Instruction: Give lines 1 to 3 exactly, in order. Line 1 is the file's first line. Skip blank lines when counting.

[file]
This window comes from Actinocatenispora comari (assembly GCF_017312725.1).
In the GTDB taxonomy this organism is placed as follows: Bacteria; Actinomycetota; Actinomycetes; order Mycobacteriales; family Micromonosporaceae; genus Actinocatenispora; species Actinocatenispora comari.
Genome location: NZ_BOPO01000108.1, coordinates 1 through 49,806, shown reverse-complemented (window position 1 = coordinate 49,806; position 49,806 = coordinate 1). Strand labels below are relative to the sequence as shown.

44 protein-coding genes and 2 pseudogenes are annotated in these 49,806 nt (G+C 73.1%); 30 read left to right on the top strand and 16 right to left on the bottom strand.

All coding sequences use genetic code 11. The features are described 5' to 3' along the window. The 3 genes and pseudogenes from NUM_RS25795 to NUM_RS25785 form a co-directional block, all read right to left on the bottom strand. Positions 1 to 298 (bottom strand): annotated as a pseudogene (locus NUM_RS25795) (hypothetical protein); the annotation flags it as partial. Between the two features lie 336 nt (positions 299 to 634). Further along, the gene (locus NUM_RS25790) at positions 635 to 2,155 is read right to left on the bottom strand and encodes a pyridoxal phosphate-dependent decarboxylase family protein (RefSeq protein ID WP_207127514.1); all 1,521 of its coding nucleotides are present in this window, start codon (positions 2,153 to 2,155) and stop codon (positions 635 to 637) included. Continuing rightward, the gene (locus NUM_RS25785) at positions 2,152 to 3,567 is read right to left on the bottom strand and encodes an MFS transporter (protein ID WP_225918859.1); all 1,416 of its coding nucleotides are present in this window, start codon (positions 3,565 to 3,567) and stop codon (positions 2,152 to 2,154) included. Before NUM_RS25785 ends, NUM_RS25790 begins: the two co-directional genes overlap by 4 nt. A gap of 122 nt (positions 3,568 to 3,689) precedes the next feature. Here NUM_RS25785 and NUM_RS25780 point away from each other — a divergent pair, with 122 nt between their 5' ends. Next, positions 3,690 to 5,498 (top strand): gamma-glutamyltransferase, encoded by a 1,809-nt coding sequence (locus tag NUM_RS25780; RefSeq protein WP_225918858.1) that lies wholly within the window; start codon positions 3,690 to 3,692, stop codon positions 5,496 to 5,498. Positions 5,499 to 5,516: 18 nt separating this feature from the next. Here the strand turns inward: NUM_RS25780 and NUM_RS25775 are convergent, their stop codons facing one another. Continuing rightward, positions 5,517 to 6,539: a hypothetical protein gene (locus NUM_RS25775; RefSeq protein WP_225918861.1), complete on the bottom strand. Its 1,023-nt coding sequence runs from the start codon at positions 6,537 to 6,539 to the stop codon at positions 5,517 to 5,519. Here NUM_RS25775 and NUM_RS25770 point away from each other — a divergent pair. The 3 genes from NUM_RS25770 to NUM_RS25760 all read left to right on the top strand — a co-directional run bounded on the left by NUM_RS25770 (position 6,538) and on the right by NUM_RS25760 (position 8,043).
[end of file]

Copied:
This window comes from Actinocatenispora comari (assembly GCF_017312725.1).
In the GTDB taxonomy this organism is placed as follows: Bacteria; Actinomycetota; Actinomycetes; order Mycobacteriales; family Micromonosporaceae; genus Actinocatenispora; species Actinocatenispora comari.
Genome location: NZ_BOPO01000108.1, coordinates 1 through 49,806, shown reverse-complemented (window position 1 = coordinate 49,806; position 49,806 = coordinate 1). Strand labels below are relative to the sequence as shown.